Supporters of Tunisian President Reportedly Clash With Opponents Near Parliament Building
11:22 GMT 26.07.2021 (Updated: 11:23 GMT 26.07.2021)
© REUTERS / ZOUBEIR SOUISSIA supporter of Tunisia's biggest political party, the moderate Islamist Ennahda, scuffles with a police officer near the parliament building in Tunis, Tunisia July 26, 2021.
© REUTERS / ZOUBEIR SOUISSI
MOSCOW (Sputnik) - Supporters of Tunisian President Kais Saied are facing off against those of Ennahda, the largest political party in parliament, near the legislature building amid a prolonged political crisis, a Tunisian radio station, Shems FM, reported on Monday.
Parliamentary Speaker Rached Ghannouchi, who heads Ennahda, was not allowed to enter the parliament building, which was earlier today surrounded by Tunisian army forces, and is reportedly staying in his car nearby.
Supporters of the president and those backing Ennahda, a moderate Islamist party, were throwing stones and bottles at each other, with security forces trying to hold them apart, the Tunisian Mosaique FM radio said.
On 26 July, the Tunisian president, who ran as an independent, dismissed Prime Minister Hicham Mechichi, a member of Ennahda, froze the parliament for 30 days, and suspended the legal immunity of parliament members amid recent anti-government protests fueled by popular anger over inefficient handling of the COVID-19 surge. Saied said he would now assume executive power alongside a new prime minister, who is yet to be appointed.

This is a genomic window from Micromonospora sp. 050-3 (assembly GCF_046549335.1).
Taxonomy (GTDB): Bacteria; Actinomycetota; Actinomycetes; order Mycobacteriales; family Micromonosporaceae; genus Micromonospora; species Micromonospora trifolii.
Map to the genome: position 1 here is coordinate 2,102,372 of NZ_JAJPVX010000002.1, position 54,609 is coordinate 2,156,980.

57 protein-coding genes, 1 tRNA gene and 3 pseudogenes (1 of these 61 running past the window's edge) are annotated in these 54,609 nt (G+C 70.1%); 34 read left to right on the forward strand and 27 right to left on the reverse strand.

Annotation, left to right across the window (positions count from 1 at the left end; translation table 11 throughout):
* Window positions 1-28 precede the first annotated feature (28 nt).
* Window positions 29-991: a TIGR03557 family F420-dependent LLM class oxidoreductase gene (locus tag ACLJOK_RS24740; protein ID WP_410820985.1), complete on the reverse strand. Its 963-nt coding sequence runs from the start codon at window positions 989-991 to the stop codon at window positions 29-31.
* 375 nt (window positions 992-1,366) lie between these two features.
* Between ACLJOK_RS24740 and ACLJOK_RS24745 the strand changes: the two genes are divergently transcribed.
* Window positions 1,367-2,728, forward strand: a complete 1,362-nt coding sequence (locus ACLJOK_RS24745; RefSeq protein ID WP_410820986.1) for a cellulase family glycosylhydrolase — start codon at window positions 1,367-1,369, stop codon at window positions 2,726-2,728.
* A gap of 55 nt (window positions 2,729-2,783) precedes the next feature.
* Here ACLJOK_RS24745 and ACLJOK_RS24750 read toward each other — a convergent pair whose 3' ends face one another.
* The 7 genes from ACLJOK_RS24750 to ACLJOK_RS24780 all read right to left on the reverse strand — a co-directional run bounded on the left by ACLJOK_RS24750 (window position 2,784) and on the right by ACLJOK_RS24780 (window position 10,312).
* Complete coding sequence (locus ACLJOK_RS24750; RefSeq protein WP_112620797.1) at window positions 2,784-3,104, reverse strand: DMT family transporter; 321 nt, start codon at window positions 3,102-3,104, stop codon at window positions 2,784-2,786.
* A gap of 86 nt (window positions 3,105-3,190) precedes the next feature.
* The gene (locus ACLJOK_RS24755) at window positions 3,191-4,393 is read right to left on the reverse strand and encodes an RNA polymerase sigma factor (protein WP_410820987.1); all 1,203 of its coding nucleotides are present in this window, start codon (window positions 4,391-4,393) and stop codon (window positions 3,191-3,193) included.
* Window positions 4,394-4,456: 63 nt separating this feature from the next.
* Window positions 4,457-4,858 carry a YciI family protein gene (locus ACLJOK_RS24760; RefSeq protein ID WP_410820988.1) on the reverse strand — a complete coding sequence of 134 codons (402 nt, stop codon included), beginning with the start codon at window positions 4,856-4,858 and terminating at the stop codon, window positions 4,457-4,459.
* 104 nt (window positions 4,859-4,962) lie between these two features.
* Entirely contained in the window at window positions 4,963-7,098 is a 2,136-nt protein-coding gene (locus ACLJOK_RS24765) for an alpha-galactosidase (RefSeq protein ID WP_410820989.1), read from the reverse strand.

Ghannouchi alongside other parties’ leaders accused the president of mounting a constitutional coup and a coup against the 2011 revolution. The president denied the accusations and reiterated that he was acting in full compliance with the law, since Article 80 of the constitution allows the president to suspend parliament if it is in "imminent danger."
The Tunisian constitution provides for a sharing of executive power between the president, prime minister and parliament. The president and the parliament were elected in separate votes in 2019, while the prime minister took his office last summer. Since then there have been political disputes between Saied and Mechichi, with COVID-19 exacerbating the wrangling. Ennahda holds 52 out of 217 seats in parliament, which is still less than a quarter. In the fragmented Tunisian parliament, no party has more than 25% of seats, which adds to the political turmoil.